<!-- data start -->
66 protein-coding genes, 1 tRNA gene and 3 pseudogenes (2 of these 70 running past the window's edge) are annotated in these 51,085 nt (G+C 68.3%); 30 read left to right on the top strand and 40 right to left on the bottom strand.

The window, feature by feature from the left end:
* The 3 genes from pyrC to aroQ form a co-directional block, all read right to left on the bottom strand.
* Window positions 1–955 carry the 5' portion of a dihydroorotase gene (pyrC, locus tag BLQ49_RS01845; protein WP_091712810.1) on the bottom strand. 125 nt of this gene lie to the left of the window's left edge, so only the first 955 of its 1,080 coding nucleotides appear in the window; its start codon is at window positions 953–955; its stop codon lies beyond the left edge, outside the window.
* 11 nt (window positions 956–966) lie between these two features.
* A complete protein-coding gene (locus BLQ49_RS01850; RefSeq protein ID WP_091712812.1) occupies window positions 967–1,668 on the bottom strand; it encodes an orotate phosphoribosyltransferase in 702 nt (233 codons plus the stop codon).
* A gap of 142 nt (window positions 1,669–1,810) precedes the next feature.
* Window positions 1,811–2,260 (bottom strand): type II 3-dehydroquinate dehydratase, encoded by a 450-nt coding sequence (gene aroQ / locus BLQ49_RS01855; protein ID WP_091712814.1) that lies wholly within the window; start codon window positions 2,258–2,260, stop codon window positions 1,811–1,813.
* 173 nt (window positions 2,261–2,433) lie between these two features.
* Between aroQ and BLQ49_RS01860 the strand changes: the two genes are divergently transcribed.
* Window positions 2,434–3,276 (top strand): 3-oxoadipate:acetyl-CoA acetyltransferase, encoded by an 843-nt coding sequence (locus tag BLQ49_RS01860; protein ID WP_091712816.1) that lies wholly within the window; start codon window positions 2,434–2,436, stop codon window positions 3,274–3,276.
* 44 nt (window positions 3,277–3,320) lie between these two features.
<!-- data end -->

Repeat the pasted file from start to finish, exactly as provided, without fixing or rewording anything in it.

66 protein-coding genes, 1 tRNA gene and 3 pseudogenes (2 of these 70 running past the window's edge) are annotated in these 51,085 nt (G+C 68.3%); 30 read left to right on the top strand and 40 right to left on the bottom strand.

The window, feature by feature from the left end:
* The 3 genes from pyrC to aroQ form a co-directional block, all read right to left on the bottom strand.
* Window positions 1–955 carry the 5' portion of a dihydroorotase gene (pyrC, locus tag BLQ49_RS01845; protein WP_091712810.1) on the bottom strand. 125 nt of this gene lie to the left of the window's left edge, so only the first 955 of its 1,080 coding nucleotides appear in the window; its start codon is at window positions 953–955; its stop codon lies beyond the left edge, outside the window.
* 11 nt (window positions 956–966) lie between these two features.
* A complete protein-coding gene (locus BLQ49_RS01850; RefSeq protein ID WP_091712812.1) occupies window positions 967–1,668 on the bottom strand; it encodes an orotate phosphoribosyltransferase in 702 nt (233 codons plus the stop codon).
* A gap of 142 nt (window positions 1,669–1,810) precedes the next feature.
* Window positions 1,811–2,260 (bottom strand): type II 3-dehydroquinate dehydratase, encoded by a 450-nt coding sequence (gene aroQ / locus BLQ49_RS01855; protein ID WP_091712814.1) that lies wholly within the window; start codon window positions 2,258–2,260, stop codon window positions 1,811–1,813.
* 173 nt (window positions 2,261–2,433) lie between these two features.
* Between aroQ and BLQ49_RS01860 the strand changes: the two genes are divergently transcribed.
* Window positions 2,434–3,276 (top strand): 3-oxoadipate:acetyl-CoA acetyltransferase, encoded by an 843-nt coding sequence (locus tag BLQ49_RS01860; protein ID WP_091712816.1) that lies wholly within the window; start codon window positions 2,434–2,436, stop codon window positions 3,274–3,276.
* 44 nt (window positions 3,277–3,320) lie between these two features.